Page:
NCAA women's golf champion Marisa Baena has reduced her choices
in life to two. Option one is to take her dazzling smile and
stunning length off the tee to the pro tour next summer. She has
been told, she says, that she can "turn pro, make history and go
out and do things no one has ever done." Option two is to throw
her clubs in the closet and take off for Europe.
"I really want to go to Europe with a friend of mine for a month
this summer," she says. "Just have a big rest."
It is this maddening lack of concern for the big picture that is
Baena's unique charm. Mention that his sophomore star might turn
pro, and her coach at Arizona, Rick LaRose, launches into a
sermon on the perils of turning professional at 19. Meanwhile,
over at Texas, Baena's archrival Kelli Kuehne is no doubt doing
what any upwardly mobile young golfer should be doing:
performing deep-breathing exercises and visualizing 12-foot putts.
But Baena (by-EE-na) remains cheerfully unconcerned. On the
dusty desert plains outside Tucson, she continues to practice
the strength of her game--a smile that would melt a telephoto
lens. "I never take golf as an obsession," Baena says, her
English accented with the Spanish of her native country. "My
life and my golf game I like to keep separate. If I win or lose
on the course, I like to live like everyone else."
After her stunning freshman season, in which she not only won
the NCAA individual title but also led Arizona to its first team
championship, Baena should be deeply into a five-step master
plan to greatness. Instead, she admits to slacking off. "I am
not somebody who spends four hours on the driving range," says
Baena. "When the coach says, 'Take a day off,' I will. I'm gone."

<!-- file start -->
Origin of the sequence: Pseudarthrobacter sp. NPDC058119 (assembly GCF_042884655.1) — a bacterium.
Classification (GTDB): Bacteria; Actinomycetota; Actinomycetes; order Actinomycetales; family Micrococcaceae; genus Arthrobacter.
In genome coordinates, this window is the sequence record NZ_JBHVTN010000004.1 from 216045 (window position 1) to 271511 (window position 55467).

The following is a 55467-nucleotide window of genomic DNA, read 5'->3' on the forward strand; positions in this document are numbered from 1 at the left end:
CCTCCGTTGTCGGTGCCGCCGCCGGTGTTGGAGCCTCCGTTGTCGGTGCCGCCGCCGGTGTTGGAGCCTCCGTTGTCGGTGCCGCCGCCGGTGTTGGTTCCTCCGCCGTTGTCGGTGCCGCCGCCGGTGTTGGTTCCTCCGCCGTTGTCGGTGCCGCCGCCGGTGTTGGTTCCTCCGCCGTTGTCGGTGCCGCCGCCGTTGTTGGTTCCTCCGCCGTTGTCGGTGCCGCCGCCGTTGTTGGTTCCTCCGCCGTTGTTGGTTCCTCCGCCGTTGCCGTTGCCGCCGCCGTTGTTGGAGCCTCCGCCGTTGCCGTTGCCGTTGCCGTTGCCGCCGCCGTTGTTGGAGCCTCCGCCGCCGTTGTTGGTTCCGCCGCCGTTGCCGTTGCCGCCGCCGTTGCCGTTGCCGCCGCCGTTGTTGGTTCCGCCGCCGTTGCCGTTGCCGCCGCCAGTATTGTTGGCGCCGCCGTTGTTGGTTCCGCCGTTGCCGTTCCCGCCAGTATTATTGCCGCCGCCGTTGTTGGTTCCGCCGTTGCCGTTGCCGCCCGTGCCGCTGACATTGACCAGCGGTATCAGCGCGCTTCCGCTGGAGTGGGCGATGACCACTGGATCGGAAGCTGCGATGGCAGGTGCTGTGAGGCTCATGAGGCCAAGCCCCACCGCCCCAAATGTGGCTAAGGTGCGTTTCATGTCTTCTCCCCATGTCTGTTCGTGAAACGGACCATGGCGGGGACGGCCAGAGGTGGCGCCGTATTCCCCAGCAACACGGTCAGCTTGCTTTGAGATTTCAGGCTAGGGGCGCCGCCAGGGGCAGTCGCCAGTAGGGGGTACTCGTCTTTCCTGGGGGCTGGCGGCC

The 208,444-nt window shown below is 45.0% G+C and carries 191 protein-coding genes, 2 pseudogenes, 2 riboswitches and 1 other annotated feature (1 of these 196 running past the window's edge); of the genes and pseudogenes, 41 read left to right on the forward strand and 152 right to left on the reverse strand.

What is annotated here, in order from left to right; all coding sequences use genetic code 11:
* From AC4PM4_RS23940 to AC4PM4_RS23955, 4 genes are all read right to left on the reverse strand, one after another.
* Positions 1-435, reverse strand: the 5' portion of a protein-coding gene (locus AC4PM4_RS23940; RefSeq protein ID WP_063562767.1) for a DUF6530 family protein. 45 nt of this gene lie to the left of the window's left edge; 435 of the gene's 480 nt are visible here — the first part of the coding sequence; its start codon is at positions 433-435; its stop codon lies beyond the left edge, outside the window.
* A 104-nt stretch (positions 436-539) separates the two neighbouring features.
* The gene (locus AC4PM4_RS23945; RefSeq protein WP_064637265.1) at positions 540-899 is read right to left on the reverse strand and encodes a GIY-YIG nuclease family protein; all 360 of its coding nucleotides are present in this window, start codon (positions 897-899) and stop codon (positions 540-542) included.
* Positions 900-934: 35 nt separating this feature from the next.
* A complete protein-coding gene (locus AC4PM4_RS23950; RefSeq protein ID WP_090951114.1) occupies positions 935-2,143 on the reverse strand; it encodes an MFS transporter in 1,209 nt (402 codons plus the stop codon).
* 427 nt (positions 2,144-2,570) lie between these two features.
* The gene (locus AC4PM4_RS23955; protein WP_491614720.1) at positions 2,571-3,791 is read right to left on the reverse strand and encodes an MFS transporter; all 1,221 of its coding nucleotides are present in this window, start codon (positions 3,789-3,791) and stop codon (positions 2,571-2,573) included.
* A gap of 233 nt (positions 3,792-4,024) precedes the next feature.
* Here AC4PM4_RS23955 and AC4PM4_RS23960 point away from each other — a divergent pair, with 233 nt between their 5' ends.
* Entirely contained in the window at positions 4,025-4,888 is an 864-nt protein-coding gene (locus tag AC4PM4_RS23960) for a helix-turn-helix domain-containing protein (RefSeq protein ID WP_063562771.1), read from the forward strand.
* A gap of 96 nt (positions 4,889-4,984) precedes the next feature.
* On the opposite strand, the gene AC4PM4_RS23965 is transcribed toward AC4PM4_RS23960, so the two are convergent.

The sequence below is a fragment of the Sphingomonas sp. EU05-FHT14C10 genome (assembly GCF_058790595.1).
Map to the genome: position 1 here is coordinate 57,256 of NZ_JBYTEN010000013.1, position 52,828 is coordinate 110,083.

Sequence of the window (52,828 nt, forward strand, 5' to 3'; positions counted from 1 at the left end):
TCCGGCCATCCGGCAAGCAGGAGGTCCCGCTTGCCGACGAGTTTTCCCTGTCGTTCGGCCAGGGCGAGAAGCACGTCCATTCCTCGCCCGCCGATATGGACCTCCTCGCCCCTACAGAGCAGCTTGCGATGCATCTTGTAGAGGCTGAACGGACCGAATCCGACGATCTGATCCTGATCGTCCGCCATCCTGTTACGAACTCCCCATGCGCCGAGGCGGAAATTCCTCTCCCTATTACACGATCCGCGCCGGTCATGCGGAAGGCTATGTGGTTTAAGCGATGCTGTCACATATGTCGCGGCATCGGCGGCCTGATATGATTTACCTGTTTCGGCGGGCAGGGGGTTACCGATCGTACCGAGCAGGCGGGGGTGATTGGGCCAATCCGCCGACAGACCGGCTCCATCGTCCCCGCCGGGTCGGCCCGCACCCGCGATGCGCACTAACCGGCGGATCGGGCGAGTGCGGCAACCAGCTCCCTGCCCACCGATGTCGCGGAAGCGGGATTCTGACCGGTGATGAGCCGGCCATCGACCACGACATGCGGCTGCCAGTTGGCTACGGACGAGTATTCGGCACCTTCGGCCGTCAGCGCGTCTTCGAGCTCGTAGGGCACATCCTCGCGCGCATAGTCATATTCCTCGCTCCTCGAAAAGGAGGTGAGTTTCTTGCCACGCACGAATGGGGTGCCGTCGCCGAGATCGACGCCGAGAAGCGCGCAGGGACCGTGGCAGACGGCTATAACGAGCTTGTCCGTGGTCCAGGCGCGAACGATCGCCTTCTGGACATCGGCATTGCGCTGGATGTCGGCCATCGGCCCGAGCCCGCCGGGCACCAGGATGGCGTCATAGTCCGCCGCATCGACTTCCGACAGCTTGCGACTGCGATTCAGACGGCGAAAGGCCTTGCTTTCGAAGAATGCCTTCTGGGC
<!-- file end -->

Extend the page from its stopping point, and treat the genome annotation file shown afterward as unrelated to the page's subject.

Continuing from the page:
Golf doesn't rule her life. "Back in Colombia I had a boyfriend,
a tennis player, who had never played golf," she says. "He tried
but wasn't very interested. You like to think that golf will be
important, so you will share it with someone you love, but it
The rest of women's college golf doesn't know what to make of
her. She's small (5'4" and 116 pounds), but at the U.S. Open she
led everyone--including powerhouse Laura Davies--in driving
distance (249 yards) for the first three days and uncorked the
longest tee shot of the tournament (270 yards). She's wide-eyed
and chipper, the polar opposite of Kuehne, who appears to be
attempting to become the first smash-mouth golfer.
"You can't beat me," Kuehne announced to one and all at the U.S.
Amateur, "especially in match play. Every time I put my peg in
the ground, I am ready to play." Kuehne, who's also a sophomore
but is expected to turn pro at the end of the current semester,
met Baena in the championship round of the Amateur and the
35-hole seesaw battle is already considered a classic. Kuehne
won, successfully defending her title, but Baena, with her NCAA
individual championship, was named the college player of the
year. The two met again this fall, in a first-round match at the
Rolex National Intercollegiate. Kuehne prevailed again, one up.
Bluster is not Baena's style. She is unflappably good-natured.
When the team title at the NCAA championships in La Quinta,
Calif., went to a sudden-death playoff, almost everyone was in a
panic. Staring at a 147-yard approach to the 18th green, Baena
had to step away from her ball four times while TV crews
scrambled into position. After the fourth interruption she froze
them with that famous smile, stepped up to the ball and knocked
it into the hole for an eagle 2. It was, in the not-objective
opinion of the Tucson Citizen, "probably the greatest clutch
shot in collegiate golf history."
Baena views her success with a bit more equanimity. "It is such
a strange feeling for me," she says. "When I came here, I didn't
know how good I could be. I was working to do it in my junior
and senior years. It all happened so soon."
It began happening even before she arrived at Arizona. When
Baena was growing up in Pereira, Colombia, a town about the size
of Tucson in the hills 100 miles from Bogota, her parents,
Eduardo, a psychiatrist, and Maria Mercedes, encouraged her to
get involved in sports, including volleyball. But she was
fascinated by one activity: playing golf at the local country
club. "I could tell right away, when I was seven years old, what
I was going to do," she says. "I would say I was going to finish
high school, go to the United States, play four years of college
and then go pro. People would say, 'Lots of things can happen
between now and then.' I'd say, 'No, that's what I want to do.'"
What she didn't realize was that something more than a good long
game was needed to fulfill her dream. "I found out that if I
didn't speak English, there would be no scholarship," she says.
Lack of English was no handicap at home in Colombia, where Baena